Chesterton Tribune                                                                                   Adv.

Indiana Senate committee guts reading and gambling legislation

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AP Political Writer

INDIANAPOLIS (AP) — An Indiana Senate committee stripped some major provisions Tuesday night from legislation that ultimately would have required schools to hold back third-graders if they can’t read at their grade level.

The Senate Appropriations Committee also voted to remove language in a bill that would have allowed casinos on Lake Michigan and the Ohio River to move inland.

Both amended bills passed the committee and moved to the full Senate.

Under the original reading bill — one of Gov. Mitch Daniels’ top initiatives — youngsters who cannot read at the third-grade level by the time they finish third grade would not move on to the fourth grade starting in the 2012-13 school year. Exemptions could be made for certain students, such as those with disabilities or those who have been held back for two or more years.

The bill required intensive intervention for those held back, such as providing 90 minutes of uninterrupted reading instruction daily through small groups, extended school days or other means. That alone could cost more than $23 million, according to the Legislative Services Agency, the General Assembly’s research arm.

Senate Appropriations Chairman Luke Kenley, R-Noblesville, is among legislative leaders concerned about passing any bill with significant costs as Indiana’s government faces fiscal woes.

He won approval of an amendment that would require the Department of Education and Board of Education to create reading and third-grade retention programs on their own.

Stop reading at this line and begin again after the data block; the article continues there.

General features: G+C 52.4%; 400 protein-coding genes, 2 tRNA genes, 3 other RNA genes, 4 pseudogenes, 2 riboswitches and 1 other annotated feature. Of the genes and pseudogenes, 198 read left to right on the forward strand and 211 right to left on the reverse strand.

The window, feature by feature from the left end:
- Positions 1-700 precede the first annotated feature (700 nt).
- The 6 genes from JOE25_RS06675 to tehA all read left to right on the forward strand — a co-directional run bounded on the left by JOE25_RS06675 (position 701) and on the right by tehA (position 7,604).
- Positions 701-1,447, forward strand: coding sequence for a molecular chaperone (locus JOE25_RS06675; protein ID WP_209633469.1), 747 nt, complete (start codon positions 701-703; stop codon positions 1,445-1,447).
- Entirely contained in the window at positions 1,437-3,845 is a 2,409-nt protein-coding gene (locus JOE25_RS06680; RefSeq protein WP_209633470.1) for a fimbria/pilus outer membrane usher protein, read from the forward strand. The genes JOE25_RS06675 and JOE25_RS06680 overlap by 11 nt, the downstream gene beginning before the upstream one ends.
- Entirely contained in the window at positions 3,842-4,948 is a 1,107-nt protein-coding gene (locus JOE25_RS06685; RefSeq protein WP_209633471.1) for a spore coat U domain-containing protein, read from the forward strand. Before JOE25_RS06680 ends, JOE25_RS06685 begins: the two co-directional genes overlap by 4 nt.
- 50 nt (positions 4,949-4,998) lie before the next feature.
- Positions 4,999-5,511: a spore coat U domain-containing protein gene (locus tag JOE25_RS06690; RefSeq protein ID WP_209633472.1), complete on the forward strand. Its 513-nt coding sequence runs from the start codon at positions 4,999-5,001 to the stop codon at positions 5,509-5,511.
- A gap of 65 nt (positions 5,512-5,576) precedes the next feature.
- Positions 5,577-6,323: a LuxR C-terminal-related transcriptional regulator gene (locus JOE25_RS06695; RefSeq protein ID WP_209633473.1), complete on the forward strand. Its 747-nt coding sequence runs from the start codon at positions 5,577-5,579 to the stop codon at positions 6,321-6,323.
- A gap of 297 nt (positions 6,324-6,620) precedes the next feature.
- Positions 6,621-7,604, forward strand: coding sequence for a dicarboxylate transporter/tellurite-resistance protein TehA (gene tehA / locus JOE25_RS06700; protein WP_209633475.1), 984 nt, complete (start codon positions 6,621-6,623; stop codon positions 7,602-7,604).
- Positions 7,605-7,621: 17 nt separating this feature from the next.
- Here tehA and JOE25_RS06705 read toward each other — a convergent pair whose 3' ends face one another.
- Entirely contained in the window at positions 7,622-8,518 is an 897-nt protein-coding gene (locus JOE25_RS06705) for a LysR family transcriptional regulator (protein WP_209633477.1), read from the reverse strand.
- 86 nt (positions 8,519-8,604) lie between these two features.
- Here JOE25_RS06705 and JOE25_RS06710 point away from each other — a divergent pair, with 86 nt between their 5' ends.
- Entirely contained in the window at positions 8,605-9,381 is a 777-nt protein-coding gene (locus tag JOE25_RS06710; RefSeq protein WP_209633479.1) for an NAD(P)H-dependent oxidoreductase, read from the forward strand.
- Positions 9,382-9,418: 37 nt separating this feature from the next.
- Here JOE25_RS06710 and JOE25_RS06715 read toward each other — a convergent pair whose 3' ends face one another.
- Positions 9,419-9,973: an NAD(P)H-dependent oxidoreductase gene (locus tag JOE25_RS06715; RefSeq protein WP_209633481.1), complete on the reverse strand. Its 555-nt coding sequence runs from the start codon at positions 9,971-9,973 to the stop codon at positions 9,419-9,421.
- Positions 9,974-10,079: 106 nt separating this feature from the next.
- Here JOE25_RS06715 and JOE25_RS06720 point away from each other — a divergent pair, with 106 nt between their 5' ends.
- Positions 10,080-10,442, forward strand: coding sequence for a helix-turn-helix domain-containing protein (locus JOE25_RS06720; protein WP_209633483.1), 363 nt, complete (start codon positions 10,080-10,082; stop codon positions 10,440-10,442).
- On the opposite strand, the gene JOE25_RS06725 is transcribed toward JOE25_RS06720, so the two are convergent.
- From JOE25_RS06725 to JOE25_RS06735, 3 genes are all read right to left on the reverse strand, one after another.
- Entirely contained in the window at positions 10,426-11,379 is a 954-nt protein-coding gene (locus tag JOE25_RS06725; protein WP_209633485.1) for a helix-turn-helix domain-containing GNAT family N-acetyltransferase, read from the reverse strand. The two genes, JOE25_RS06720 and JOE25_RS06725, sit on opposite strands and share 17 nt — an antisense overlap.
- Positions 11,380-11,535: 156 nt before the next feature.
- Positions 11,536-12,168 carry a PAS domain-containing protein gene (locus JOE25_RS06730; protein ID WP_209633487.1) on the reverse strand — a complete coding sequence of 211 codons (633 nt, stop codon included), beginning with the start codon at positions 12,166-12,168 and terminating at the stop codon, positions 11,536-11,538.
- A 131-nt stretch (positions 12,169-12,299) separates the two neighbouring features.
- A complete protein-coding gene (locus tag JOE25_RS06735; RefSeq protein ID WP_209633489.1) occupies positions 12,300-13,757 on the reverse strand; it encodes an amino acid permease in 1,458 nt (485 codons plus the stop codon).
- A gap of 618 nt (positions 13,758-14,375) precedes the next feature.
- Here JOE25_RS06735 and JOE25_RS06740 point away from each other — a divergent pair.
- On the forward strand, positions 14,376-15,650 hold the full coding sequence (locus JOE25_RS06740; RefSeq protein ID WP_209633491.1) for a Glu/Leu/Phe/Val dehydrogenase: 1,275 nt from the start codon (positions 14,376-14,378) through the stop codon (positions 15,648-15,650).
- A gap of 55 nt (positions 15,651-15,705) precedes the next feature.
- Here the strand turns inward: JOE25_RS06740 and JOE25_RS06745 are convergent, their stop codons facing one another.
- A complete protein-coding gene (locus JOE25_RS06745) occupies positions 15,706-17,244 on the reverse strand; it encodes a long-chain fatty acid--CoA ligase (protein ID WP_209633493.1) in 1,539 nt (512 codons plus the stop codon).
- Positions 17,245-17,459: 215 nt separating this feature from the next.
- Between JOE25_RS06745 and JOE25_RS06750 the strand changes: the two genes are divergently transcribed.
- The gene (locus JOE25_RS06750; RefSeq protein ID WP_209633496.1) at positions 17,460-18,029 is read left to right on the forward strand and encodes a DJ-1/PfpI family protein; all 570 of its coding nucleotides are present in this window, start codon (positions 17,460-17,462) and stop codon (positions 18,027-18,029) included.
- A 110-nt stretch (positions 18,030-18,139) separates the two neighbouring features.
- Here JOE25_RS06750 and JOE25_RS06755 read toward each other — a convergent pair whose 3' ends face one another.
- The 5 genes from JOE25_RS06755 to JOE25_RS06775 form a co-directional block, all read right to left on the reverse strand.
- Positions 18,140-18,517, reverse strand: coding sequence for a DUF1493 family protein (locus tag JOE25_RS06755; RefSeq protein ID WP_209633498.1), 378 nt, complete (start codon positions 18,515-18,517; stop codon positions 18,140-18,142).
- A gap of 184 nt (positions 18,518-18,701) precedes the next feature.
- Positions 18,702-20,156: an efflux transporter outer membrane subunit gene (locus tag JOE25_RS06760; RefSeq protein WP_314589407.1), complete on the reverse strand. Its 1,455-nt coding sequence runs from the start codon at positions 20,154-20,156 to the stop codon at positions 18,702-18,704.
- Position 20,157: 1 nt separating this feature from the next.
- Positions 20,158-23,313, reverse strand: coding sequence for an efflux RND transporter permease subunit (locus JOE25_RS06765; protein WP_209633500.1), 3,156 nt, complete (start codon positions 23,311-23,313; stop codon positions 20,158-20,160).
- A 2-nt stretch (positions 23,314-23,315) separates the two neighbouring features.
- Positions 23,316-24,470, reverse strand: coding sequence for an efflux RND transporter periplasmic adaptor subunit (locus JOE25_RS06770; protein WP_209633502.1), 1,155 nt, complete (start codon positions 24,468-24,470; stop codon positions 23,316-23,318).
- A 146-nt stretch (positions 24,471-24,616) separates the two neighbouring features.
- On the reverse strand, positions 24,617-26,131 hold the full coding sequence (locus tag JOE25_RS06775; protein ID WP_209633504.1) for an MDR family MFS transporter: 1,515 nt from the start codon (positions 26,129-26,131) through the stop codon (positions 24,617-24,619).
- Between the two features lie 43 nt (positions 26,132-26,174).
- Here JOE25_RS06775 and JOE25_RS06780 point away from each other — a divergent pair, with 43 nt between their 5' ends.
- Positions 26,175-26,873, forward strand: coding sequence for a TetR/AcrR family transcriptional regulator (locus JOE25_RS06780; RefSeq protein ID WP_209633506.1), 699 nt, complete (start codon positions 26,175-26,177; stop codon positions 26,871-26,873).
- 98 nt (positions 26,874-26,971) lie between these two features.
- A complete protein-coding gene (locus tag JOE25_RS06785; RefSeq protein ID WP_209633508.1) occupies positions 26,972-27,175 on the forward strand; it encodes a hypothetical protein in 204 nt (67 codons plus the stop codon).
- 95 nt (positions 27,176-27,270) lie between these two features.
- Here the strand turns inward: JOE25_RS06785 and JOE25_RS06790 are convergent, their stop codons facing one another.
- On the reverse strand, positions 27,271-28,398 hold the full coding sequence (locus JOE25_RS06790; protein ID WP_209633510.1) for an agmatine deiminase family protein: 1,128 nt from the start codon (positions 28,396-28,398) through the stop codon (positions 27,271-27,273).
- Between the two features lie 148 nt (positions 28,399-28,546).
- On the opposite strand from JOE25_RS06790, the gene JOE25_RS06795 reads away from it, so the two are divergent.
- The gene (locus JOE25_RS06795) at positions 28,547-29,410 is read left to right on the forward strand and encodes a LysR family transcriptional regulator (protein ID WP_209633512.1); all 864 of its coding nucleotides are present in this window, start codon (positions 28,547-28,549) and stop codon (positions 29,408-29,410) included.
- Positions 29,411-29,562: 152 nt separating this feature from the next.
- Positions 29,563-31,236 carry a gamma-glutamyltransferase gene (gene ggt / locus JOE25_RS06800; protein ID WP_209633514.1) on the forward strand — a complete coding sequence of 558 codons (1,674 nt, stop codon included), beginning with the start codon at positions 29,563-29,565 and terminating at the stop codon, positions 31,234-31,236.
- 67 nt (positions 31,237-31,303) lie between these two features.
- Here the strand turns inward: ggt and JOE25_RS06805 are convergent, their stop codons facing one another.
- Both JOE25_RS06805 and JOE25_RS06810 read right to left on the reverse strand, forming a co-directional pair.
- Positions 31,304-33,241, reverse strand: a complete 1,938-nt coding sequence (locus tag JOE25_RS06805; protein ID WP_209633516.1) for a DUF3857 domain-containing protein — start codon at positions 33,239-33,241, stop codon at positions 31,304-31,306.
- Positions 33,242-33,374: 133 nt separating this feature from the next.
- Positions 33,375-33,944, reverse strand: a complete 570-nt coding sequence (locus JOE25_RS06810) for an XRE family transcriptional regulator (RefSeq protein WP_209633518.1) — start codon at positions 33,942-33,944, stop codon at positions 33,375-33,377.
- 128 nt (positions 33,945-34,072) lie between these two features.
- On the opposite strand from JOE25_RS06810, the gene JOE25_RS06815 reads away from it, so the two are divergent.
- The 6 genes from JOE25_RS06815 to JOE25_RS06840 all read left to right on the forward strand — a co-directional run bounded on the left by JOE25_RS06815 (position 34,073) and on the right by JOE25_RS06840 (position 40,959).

Kenley said if the department and board think the programs they develop cost money, they could return to the Legislature next year to seek funding. If they believe the programs can be implemented without additional funds, they can move forward.

“The bill was so specific as to its instructions that ... it created an actual fiscal impact,” Kenley said of the original bill.

The provision removed from the gambling measure had its supporters, who said allowing riverboat casinos to move inland would have helped stave off competition from gambling expansion in neighboring states.

But some casinos opposed the bill, fearing they could lose business to rival in-state casinos that move inland.

The Casino Association of Indiana, which represents 12 of the state’s 13 casinos, had asked for the land-based issue to be delayed for at least a year. It said four of its member casinos supported allowing riverboats to move inland, and eight were opposed.

“We got some pretty negative signals and pretty negative comments regarding efforts to deal with this issue,” Kenley said. “I personally think we’re making a pretty big mistake not going forward with that, but I didn’t want to jeopardize other elements of the bill.”

Those include provisions designed to help casinos at the state’s two pari-mutuel horse-racing tracks as well as a casino in southern Indiana’s Orange County.

Sen. Earline Rogers, D-Gary, said she was disappointed that the land-based provision was removed. She supports a push to have one of two Gary riverboat casinos moved inland to a major intersection of freeways in Gary, saying it would attract more customers and bring more tax revenue to the state.

She noted that people in Ohio voted in November to allow four casinos in that state, and said Indiana should act now to help stave off out-of-state competition.

“This window of opportunity might not be available next year,” she said, adding that she would try to get the land-based provisions restored in the bill.


Posted 1/27/2010




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